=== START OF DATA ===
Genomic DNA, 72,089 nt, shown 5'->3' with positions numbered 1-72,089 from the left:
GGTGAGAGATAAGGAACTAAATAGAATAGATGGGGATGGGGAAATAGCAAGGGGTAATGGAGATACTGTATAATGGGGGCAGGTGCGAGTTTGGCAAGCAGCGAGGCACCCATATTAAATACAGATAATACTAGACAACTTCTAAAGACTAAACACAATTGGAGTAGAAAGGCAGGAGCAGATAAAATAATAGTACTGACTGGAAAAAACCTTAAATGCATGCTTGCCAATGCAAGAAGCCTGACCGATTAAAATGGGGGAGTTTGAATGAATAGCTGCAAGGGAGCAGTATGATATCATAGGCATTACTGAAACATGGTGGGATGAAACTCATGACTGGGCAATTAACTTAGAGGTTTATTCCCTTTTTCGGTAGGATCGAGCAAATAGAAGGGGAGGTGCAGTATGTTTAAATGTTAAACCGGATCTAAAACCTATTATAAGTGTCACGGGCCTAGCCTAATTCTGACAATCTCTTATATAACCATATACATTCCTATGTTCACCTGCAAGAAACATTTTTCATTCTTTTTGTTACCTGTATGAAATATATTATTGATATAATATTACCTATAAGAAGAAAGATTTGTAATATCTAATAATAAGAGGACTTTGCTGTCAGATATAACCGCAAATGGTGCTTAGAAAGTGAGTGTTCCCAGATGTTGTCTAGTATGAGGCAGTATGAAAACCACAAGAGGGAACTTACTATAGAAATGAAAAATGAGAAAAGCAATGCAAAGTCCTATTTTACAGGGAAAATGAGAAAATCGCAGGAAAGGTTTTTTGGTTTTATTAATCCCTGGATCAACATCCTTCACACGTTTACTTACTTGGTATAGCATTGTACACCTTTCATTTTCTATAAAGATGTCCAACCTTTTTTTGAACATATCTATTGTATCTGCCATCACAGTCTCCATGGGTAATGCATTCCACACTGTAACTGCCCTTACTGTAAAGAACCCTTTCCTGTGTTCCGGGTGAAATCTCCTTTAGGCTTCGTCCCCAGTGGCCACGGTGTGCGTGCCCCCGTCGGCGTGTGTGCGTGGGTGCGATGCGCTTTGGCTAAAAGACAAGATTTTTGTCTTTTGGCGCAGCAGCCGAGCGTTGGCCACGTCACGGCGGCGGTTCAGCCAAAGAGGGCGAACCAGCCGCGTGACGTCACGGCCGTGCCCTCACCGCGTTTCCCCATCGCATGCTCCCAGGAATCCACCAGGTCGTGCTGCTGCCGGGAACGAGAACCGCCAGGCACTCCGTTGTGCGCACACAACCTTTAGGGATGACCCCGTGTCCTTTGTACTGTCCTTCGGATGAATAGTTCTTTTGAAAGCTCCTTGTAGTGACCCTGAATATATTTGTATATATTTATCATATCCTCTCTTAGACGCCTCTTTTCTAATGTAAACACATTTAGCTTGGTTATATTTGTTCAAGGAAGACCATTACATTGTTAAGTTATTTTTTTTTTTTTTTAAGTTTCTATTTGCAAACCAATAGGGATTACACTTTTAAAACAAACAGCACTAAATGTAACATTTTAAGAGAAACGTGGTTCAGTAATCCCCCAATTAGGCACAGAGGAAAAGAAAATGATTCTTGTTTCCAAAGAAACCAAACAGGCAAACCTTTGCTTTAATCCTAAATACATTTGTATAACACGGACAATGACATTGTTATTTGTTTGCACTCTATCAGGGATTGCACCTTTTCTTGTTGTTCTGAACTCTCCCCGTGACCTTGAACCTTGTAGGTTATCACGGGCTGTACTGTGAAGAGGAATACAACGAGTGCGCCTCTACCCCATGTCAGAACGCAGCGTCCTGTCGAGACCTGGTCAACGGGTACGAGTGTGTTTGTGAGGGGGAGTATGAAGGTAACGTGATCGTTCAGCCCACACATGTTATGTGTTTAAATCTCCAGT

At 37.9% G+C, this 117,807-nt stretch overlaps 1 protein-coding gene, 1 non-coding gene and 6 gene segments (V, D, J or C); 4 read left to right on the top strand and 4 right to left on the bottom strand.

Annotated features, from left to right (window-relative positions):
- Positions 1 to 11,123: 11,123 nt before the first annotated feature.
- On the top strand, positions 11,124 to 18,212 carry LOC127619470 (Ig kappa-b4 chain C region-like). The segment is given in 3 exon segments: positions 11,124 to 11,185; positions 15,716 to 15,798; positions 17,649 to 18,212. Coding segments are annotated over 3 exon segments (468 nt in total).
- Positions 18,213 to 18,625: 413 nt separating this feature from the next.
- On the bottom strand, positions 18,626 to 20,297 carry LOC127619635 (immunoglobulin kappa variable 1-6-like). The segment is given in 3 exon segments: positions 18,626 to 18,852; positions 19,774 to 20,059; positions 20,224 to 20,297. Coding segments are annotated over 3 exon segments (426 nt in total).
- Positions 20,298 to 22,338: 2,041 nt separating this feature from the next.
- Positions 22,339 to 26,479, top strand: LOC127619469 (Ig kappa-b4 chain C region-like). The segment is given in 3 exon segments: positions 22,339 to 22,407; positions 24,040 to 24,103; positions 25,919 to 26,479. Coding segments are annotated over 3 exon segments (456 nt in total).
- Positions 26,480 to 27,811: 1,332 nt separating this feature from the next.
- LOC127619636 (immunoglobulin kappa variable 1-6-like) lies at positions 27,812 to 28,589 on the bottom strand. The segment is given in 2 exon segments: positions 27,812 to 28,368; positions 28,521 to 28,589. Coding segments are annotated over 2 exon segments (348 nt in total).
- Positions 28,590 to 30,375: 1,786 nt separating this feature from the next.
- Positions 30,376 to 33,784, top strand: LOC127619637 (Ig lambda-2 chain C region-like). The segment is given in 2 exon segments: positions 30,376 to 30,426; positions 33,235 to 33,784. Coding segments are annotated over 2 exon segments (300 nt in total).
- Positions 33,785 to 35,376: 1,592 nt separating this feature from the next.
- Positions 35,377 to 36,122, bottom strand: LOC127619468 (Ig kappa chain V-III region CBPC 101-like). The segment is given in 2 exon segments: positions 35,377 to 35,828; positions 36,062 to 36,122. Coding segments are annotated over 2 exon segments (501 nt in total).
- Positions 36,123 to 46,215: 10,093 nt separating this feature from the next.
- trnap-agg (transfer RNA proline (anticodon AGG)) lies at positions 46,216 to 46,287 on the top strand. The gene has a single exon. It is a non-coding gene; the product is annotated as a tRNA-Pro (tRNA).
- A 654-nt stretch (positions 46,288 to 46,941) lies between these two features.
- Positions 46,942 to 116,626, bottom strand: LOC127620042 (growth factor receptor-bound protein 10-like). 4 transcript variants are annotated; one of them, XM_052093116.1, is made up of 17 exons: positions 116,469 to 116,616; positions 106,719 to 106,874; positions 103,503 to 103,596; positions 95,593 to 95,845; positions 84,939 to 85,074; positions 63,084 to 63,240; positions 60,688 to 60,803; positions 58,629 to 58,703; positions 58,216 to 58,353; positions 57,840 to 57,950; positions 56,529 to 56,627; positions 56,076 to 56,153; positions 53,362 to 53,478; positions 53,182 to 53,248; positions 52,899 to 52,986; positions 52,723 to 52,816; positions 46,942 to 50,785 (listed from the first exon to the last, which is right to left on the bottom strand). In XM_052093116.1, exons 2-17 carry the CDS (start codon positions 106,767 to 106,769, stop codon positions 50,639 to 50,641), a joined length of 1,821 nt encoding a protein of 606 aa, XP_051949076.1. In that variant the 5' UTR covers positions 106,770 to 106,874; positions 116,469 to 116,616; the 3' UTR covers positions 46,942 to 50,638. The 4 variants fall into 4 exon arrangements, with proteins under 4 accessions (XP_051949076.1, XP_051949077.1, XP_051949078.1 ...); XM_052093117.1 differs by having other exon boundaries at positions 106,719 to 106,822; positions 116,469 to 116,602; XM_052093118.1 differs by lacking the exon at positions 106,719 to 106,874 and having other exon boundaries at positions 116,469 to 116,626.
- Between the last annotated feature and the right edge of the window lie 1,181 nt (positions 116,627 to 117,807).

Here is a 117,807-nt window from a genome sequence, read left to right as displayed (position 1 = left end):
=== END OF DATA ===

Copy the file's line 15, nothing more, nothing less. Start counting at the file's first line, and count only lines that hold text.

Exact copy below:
- Positions 33,785 to 35,376: 1,592 nt separating this feature from the next.